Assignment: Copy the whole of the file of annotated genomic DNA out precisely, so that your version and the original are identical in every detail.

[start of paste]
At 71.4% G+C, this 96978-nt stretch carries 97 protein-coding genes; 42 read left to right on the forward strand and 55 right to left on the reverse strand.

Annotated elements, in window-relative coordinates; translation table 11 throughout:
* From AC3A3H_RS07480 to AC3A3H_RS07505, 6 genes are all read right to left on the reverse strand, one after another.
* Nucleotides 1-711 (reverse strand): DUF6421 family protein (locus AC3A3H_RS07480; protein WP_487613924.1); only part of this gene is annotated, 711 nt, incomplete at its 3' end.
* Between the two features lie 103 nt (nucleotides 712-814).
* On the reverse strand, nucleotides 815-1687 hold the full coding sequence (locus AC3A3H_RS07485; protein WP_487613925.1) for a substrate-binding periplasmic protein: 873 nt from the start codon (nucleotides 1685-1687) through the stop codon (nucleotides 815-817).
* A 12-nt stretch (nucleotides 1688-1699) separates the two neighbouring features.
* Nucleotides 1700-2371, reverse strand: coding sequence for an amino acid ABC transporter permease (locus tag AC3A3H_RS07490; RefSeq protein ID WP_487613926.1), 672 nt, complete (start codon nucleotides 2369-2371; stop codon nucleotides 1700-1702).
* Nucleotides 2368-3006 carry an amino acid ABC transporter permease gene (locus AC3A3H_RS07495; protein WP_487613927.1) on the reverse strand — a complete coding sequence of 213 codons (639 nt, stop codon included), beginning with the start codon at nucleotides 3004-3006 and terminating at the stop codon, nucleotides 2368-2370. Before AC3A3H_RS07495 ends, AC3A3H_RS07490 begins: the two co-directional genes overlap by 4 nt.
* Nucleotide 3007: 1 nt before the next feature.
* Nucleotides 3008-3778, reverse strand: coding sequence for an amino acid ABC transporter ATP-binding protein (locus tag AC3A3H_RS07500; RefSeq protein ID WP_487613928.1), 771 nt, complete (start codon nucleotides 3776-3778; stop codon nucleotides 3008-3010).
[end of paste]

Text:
At 71.4% G+C, this 96978-nt stretch carries 97 protein-coding genes; 42 read left to right on the forward strand and 55 right to left on the reverse strand.

Annotated elements, in window-relative coordinates; translation table 11 throughout:
* From AC3A3H_RS07480 to AC3A3H_RS07505, 6 genes are all read right to left on the reverse strand, one after another.
* Nucleotides 1-711 (reverse strand): DUF6421 family protein (locus AC3A3H_RS07480; protein WP_487613924.1); only part of this gene is annotated, 711 nt, incomplete at its 3' end.
* Between the two features lie 103 nt (nucleotides 712-814).
* On the reverse strand, nucleotides 815-1687 hold the full coding sequence (locus AC3A3H_RS07485; protein WP_487613925.1) for a substrate-binding periplasmic protein: 873 nt from the start codon (nucleotides 1685-1687) through the stop codon (nucleotides 815-817).
* A 12-nt stretch (nucleotides 1688-1699) separates the two neighbouring features.
* Nucleotides 1700-2371, reverse strand: coding sequence for an amino acid ABC transporter permease (locus tag AC3A3H_RS07490; RefSeq protein ID WP_487613926.1), 672 nt, complete (start codon nucleotides 2369-2371; stop codon nucleotides 1700-1702).
* Nucleotides 2368-3006 carry an amino acid ABC transporter permease gene (locus AC3A3H_RS07495; protein WP_487613927.1) on the reverse strand — a complete coding sequence of 213 codons (639 nt, stop codon included), beginning with the start codon at nucleotides 3004-3006 and terminating at the stop codon, nucleotides 2368-2370. Before AC3A3H_RS07495 ends, AC3A3H_RS07490 begins: the two co-directional genes overlap by 4 nt.
* Nucleotide 3007: 1 nt before the next feature.
* Nucleotides 3008-3778, reverse strand: coding sequence for an amino acid ABC transporter ATP-binding protein (locus tag AC3A3H_RS07500; RefSeq protein ID WP_487613928.1), 771 nt, complete (start codon nucleotides 3776-3778; stop codon nucleotides 3008-3010).